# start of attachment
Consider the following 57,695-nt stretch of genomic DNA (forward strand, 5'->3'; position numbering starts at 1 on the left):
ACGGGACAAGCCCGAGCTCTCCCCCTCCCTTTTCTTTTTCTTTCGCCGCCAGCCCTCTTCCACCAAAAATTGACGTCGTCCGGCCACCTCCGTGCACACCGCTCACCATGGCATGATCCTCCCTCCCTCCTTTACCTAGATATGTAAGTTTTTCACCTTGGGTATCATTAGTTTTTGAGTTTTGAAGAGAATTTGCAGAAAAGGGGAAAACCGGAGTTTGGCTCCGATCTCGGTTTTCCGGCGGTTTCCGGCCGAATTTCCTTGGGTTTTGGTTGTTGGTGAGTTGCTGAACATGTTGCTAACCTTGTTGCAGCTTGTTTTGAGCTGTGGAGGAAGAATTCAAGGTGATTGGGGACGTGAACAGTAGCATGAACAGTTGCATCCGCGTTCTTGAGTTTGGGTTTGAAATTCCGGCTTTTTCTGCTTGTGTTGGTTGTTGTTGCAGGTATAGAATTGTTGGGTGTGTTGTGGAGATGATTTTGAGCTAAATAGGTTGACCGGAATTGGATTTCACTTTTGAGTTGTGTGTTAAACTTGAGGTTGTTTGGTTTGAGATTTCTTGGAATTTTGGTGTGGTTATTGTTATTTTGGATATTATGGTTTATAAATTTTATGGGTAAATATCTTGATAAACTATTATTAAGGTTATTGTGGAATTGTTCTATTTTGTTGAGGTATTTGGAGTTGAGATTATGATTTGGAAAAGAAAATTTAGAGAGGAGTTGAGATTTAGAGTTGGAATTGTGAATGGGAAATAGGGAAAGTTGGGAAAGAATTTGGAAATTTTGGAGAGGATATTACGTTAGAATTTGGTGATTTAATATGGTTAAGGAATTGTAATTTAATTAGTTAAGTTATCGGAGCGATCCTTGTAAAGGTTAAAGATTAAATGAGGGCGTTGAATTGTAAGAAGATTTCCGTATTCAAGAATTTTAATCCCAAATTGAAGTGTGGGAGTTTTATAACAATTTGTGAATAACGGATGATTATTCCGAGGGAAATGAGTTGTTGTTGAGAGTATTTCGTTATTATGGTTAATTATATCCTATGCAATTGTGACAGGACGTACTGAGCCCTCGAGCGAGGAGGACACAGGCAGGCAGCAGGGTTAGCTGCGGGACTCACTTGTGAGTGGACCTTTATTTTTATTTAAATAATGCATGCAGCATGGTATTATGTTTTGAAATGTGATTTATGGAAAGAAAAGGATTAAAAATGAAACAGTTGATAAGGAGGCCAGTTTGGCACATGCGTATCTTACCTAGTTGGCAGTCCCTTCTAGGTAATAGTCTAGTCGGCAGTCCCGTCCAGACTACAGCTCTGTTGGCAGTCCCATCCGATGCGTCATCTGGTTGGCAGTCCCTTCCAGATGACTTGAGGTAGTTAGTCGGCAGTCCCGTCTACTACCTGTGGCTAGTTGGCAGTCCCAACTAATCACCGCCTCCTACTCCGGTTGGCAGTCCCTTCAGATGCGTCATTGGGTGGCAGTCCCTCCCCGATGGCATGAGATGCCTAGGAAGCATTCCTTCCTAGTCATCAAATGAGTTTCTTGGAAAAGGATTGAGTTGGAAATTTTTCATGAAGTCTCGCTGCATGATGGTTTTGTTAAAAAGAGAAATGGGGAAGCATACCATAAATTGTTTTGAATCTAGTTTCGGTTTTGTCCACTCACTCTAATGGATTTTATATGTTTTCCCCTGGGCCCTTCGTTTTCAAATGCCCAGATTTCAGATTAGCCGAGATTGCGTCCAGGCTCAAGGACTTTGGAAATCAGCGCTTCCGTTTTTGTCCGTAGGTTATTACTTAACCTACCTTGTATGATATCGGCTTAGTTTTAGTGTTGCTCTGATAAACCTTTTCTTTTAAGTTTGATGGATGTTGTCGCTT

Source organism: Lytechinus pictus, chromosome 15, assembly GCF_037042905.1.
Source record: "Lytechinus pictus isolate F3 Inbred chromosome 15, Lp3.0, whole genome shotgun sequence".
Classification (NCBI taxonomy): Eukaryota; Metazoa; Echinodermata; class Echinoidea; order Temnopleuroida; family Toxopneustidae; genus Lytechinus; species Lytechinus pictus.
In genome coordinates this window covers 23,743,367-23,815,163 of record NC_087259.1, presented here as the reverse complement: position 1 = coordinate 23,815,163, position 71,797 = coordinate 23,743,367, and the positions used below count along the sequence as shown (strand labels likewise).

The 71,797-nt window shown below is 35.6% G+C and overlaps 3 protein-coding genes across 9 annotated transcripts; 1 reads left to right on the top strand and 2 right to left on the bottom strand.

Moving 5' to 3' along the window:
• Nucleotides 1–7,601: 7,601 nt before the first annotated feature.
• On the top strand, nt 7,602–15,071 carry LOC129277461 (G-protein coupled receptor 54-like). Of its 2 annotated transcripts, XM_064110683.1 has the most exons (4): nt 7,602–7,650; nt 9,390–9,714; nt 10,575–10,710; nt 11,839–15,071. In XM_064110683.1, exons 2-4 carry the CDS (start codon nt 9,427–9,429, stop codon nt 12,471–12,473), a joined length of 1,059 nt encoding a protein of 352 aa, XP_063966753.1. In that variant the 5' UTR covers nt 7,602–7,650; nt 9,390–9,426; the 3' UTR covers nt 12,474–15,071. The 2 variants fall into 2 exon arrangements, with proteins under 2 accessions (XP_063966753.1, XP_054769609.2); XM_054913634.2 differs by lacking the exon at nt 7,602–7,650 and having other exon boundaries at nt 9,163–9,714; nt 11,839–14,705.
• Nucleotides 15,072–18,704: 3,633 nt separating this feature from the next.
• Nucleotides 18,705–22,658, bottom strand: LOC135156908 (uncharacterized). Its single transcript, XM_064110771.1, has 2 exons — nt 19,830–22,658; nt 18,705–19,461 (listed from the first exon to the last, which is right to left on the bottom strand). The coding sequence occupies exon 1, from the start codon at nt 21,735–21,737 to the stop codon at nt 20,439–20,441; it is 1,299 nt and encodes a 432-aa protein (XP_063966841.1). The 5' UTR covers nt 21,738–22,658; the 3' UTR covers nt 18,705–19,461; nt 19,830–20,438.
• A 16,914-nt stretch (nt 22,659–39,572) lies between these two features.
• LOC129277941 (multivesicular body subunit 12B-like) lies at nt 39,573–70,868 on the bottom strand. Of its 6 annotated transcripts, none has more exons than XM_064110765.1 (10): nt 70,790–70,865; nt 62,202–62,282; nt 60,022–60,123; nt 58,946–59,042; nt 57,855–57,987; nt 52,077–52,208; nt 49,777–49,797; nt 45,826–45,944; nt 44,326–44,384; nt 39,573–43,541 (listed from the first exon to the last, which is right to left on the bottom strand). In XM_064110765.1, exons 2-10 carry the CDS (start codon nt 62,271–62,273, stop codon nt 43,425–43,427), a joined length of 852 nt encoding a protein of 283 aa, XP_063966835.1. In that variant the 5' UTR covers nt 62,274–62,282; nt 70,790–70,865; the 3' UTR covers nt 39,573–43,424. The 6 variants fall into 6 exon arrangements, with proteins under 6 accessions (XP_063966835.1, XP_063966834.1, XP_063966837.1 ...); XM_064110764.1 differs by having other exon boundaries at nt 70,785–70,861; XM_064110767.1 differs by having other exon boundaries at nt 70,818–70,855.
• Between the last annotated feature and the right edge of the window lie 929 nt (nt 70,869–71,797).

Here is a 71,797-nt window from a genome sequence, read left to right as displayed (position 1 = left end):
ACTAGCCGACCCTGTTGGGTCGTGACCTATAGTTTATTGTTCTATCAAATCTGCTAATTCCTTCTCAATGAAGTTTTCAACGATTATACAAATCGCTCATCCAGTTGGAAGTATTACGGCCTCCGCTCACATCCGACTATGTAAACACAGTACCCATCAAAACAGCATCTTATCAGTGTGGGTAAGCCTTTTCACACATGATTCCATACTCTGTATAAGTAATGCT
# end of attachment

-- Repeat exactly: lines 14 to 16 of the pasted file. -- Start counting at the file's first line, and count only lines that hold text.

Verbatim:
• LOC129277941 (multivesicular body subunit 12B-like) lies at nt 39,573–70,868 on the bottom strand. Of its 6 annotated transcripts, none has more exons than XM_064110765.1 (10): nt 70,790–70,865; nt 62,202–62,282; nt 60,022–60,123; nt 58,946–59,042; nt 57,855–57,987; nt 52,077–52,208; nt 49,777–49,797; nt 45,826–45,944; nt 44,326–44,384; nt 39,573–43,541 (listed from the first exon to the last, which is right to left on the bottom strand). In XM_064110765.1, exons 2-10 carry the CDS (start codon nt 62,271–62,273, stop codon nt 43,425–43,427), a joined length of 852 nt encoding a protein of 283 aa, XP_063966835.1. In that variant the 5' UTR covers nt 62,274–62,282; nt 70,790–70,865; the 3' UTR covers nt 39,573–43,424. The 6 variants fall into 6 exon arrangements, with proteins under 6 accessions (XP_063966835.1, XP_063966834.1, XP_063966837.1 ...); XM_064110764.1 differs by having other exon boundaries at nt 70,785–70,861; XM_064110767.1 differs by having other exon boundaries at nt 70,818–70,855.
• Between the last annotated feature and the right edge of the window lie 929 nt (nt 70,869–71,797).

Here is a 71,797-nt window from a genome sequence, read left to right as displayed (position 1 = left end):